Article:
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tion, they enabled the States of North Carolina, South Carolina, and Georgia to enter the new Union without humiliation and without loss.1
1 The point respecting the slavetrade was insisted upon by the delegates of those three States, both as a matter of State pride and a matter of practical interest. They regarded the increase of their slave population by new importations as a thing of peculiarly domestic concern, the control of which they were unwilling to transfer to the general government. But they also contended for a political right which their States intended to exercise. The following table, taken from the United States Census, shows that in the twenty years
1790 to 1800 1800 to 1810* 1810 to 1820
1820 to 1830
1830 to 1840 †
1840 to 1850
PROGRESS OF THE SLAVE POPULATION FROM 1790 TO 1850, SHOWING THE INCREASE PER CENT IN EACH PERIOD OF TEN YEARS.
North Carolina. 32.53
But while the census shows that the power to admit slaves was exercised freely during the twenty years that followed the adoption of the Constitution of the United States, it also shows that the States which insisted on retaining it for
which elapsed from 1790 to 1810 during eighteen of which the importation of slaves could not be prohibited by Congress, the slaves of those three States increased in a ratio so much larger than the rate of increase after the year 1808, as to make it apparent that it was not a mere abstraction on which they insisted. The right to admit the importation of slaves was exercised, and was intended to be exercised; as some of the delegates of the three States declared in the Convention.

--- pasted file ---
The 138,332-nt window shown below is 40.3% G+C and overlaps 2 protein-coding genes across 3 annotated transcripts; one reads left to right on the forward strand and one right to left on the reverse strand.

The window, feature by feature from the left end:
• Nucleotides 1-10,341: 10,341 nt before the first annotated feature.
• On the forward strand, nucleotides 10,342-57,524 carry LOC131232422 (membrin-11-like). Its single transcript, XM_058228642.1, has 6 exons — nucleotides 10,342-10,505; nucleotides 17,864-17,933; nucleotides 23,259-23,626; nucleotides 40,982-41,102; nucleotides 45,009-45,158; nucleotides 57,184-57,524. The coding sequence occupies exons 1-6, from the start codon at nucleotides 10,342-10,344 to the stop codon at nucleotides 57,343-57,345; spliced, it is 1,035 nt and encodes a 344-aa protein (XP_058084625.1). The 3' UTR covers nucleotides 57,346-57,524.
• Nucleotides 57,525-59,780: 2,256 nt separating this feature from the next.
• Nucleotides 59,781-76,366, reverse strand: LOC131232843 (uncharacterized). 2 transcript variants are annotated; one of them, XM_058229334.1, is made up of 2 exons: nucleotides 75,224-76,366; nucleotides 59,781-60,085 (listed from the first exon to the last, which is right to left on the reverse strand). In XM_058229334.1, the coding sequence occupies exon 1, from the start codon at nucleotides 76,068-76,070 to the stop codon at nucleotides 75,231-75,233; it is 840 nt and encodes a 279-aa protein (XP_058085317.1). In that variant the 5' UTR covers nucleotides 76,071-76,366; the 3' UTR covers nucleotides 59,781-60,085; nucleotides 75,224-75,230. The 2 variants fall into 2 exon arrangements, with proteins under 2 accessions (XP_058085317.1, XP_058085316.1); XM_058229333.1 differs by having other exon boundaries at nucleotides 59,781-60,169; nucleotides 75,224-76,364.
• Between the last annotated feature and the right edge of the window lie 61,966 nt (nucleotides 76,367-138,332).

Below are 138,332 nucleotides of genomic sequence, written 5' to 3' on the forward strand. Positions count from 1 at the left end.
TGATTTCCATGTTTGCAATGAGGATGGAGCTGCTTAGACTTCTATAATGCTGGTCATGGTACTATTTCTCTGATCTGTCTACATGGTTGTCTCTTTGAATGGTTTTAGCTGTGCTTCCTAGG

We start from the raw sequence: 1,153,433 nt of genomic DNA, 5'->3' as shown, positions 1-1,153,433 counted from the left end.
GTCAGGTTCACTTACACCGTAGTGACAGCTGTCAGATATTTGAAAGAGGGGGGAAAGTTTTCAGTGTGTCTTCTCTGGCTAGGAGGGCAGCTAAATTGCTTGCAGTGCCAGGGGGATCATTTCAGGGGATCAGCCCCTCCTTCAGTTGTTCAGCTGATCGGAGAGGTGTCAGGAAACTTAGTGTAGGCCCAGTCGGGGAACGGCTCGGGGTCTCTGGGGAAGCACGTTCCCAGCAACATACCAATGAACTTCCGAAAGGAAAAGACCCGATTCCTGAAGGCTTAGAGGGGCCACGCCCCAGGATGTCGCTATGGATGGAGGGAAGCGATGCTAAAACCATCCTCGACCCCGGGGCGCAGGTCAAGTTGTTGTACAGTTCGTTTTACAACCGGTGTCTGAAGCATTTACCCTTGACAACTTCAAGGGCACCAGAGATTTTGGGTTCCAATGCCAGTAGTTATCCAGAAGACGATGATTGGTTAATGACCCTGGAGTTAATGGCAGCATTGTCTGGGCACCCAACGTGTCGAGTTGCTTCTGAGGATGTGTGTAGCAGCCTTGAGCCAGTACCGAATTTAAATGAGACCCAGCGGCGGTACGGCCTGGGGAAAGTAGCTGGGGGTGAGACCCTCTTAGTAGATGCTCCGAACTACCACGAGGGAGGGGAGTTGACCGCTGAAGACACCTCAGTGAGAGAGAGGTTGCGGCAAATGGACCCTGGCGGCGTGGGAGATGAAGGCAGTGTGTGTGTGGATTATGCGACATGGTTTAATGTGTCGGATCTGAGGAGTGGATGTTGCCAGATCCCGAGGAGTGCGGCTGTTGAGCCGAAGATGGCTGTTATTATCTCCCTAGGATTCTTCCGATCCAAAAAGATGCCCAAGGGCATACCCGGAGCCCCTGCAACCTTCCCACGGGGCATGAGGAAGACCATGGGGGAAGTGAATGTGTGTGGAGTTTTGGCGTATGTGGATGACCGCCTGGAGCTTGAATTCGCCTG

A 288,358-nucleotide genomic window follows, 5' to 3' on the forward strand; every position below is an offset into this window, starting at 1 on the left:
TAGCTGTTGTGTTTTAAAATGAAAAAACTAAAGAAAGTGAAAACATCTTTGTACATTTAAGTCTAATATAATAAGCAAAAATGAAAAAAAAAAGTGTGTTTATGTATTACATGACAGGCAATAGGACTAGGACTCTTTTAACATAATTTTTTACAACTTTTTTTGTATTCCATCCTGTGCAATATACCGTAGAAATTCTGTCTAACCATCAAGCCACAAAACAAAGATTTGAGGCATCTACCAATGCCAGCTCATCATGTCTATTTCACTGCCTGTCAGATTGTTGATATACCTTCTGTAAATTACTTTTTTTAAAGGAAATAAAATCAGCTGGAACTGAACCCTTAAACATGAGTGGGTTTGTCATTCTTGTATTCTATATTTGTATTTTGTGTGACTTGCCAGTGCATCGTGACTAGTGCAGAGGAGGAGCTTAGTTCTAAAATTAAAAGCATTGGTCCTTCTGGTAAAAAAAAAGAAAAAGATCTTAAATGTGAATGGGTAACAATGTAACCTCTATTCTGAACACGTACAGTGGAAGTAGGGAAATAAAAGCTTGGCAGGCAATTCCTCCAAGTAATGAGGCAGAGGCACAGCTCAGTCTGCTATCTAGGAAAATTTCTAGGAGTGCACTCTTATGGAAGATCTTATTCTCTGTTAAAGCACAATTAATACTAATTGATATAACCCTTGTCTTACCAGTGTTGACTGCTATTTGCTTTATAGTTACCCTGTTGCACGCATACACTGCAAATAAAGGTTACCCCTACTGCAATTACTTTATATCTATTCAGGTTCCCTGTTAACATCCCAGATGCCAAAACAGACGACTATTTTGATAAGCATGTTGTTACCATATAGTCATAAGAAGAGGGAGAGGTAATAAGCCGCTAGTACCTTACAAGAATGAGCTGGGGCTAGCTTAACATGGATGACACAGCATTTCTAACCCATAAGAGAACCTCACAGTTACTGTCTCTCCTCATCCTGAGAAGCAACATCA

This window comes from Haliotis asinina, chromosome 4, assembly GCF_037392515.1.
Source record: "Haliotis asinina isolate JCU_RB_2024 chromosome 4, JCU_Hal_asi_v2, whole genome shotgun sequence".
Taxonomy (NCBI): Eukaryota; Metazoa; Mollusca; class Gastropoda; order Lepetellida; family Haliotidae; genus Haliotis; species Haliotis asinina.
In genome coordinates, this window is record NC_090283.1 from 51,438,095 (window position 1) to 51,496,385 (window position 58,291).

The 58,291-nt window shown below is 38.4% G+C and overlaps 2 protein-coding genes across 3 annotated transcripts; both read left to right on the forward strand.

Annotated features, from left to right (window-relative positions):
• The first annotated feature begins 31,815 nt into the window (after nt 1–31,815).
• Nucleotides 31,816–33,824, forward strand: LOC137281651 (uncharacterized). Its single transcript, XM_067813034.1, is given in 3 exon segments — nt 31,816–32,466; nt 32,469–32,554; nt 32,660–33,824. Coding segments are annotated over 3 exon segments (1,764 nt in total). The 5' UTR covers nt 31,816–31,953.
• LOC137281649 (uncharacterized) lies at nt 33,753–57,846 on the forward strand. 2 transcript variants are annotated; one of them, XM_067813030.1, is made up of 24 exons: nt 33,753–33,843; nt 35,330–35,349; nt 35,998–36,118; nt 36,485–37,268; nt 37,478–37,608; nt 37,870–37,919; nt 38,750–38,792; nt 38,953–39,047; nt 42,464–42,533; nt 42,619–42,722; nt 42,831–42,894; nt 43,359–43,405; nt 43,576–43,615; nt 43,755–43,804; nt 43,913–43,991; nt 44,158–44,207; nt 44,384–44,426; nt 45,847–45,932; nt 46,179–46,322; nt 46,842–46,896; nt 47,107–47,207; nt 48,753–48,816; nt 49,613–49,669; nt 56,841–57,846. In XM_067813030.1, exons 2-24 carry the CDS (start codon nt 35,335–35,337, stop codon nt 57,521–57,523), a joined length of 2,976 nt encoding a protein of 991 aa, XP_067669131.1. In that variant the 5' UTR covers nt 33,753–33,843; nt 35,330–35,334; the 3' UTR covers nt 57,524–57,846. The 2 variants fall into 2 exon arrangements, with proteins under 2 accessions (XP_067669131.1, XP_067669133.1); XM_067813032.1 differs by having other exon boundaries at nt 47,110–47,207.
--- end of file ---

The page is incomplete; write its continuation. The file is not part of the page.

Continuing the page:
*The constitutional power of Congress to prohibit the importation took effect and was exercised in 1808.
The great diminution in the rates
Thus was accomplished, so far as depended on the action of this Convention, that memorable compromise, which gave to the Union its control over the commercial relations of the States with foreign nations and with each other. An event so fraught with consequences of the utmost importance cannot be dismissed without some of the reflections appropriate to its consideration.
Nature had marked America for a great commercial nation. The sweep of the Atlantic coast, from the Bay of Fundy to the Gulf of Florida, comprehending twenty degrees of latitude, broken into capacious bays and convenient harbors, and receiving the inward flow of the sea into great navigable rivers that stretched far into the interior, presented an access to the ocean not surpassed by that of any large portion of the globe. This long range of sea-coast embraced all the varieties of climate that are found between a hard and sterile region, where summer is but the breath of a few fervid weeks, and the ever blooming tropics, where winter is unknown. The products of the different regions, already entering, or fit to enter, into foreign commerce, attested as great a variety of soils. The proximity of the country to the West Indies, where the Eastern and the Middle